The Dollar War Memorial which sits within the grounds of Dollar Academy was designed by former pupil George Henry Paulin of Muckhart.

The statue is called Youth, and he surmounts a woodburn or freestone block on elevated ground in front of the main doors to the school. He is kneeling on his left knee with his arms outstretched and his palms upwards. He is wearing a toga and represents sacrifice.

On a late June day in 1921, the memorial was unveiled to commemorate those who had studied at the school and had fought and died for their country during World War I 1914-1919. At its unveiling, it was surrounded at the base by a rockery, but this no longer exists.

On Tuesday, June 28, in front of a large crowd which included ex-servicemen, the Governors and pupils of the Academy, and various public bodies, the memorial was unveiled by General Sir Francis John Davies, General Officer Commanding in Chief of the Scottish Command. It was dedicated by the local parish minister Rev Robert McClelland with Rev Peter Gray and Rev J M Wood Smith assisting at the ceremony.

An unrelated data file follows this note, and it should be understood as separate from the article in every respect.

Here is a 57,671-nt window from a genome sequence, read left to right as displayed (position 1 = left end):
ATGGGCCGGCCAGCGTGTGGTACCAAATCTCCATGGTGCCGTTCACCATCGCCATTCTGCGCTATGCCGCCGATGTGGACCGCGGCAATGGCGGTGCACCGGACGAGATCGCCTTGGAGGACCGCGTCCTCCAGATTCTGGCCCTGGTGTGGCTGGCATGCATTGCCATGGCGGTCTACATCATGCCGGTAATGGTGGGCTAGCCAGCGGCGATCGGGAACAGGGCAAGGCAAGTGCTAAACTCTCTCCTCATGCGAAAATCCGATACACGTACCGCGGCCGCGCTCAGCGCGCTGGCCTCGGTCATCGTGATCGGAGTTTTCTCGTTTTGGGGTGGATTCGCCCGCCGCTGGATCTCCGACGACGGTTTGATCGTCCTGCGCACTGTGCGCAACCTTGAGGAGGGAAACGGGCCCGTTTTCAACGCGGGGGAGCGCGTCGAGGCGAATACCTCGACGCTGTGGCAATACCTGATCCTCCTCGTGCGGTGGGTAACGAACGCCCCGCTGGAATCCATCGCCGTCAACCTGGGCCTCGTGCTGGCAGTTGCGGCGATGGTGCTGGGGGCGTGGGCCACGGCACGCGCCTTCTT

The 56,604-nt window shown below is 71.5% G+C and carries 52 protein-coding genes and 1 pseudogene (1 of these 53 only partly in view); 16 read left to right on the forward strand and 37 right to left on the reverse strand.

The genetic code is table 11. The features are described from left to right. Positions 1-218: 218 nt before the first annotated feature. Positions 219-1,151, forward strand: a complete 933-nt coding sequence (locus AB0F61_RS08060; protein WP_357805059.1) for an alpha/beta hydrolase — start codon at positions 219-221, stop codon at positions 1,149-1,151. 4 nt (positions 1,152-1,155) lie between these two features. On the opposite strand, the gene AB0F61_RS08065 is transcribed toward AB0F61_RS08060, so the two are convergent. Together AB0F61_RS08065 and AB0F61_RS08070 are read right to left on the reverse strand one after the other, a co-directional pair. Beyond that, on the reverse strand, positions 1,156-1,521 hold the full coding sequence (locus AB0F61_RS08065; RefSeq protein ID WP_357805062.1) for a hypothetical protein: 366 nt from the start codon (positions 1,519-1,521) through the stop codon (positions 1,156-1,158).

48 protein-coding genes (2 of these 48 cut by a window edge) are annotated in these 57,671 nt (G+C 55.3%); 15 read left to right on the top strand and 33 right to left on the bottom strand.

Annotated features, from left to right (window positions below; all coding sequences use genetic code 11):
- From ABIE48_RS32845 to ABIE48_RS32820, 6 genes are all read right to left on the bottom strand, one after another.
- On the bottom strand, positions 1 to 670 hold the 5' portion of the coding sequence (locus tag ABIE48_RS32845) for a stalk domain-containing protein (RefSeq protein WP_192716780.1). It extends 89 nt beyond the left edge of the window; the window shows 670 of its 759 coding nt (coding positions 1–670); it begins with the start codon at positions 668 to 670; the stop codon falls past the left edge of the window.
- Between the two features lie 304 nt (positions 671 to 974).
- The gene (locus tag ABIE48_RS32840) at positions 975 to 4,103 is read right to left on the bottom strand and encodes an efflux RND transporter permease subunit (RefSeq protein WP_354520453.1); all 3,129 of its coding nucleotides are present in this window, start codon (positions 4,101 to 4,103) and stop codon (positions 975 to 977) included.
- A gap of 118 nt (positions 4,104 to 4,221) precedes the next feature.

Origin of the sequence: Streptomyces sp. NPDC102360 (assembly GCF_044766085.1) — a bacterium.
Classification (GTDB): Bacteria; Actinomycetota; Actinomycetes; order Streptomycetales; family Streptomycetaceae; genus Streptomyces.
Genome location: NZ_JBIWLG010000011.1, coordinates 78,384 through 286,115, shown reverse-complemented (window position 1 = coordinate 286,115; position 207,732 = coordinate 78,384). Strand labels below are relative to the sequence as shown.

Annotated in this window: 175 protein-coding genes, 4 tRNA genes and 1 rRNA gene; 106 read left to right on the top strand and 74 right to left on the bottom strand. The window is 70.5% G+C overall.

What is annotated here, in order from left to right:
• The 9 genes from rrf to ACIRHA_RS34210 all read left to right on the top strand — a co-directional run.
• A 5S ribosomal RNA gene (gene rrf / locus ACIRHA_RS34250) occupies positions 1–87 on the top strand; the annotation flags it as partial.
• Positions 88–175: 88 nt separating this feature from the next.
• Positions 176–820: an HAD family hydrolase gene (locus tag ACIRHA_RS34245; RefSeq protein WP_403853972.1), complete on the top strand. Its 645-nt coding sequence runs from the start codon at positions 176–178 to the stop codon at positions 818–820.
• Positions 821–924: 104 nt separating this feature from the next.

The headmaster of the school Charles S Dougall read out the names of those who had perished and introduced General Davies to the assembled company. During his speech, Davies paid tribute to the school and its sacrifice during the conflict. He said that ‘public’ schools like Dollar had played an important part not only in the war but also in the history of the Empire.

After the monument had been unveiled, three pipers played The Flowers of the Forest and afterwards the Officers Training Corps buglers sounded the Last Post.

Prayers were said for the dead and hymns sung. Also at the service was a large choir and orchestra led by the school’s music teacher Mr C E Allsopp, then, after the final prayer was said, people slowly dispersed.

The protruding block at its base has a bronze panel above it inscribed ‘In Memory of Those Who Fell 1939 1945.’ The bronze wreath surmounting the block was added shortly after its 1921 unveiling.

In 2022 four more names were added to the memorial, one for a fallen former pupil during World War I and three from World War II.

In all, it records the 165 former pupils who died during World War I, 79 from World War II, one who died in Egypt in 1951, and two who died in the Troubles in Northern Ireland in 1972.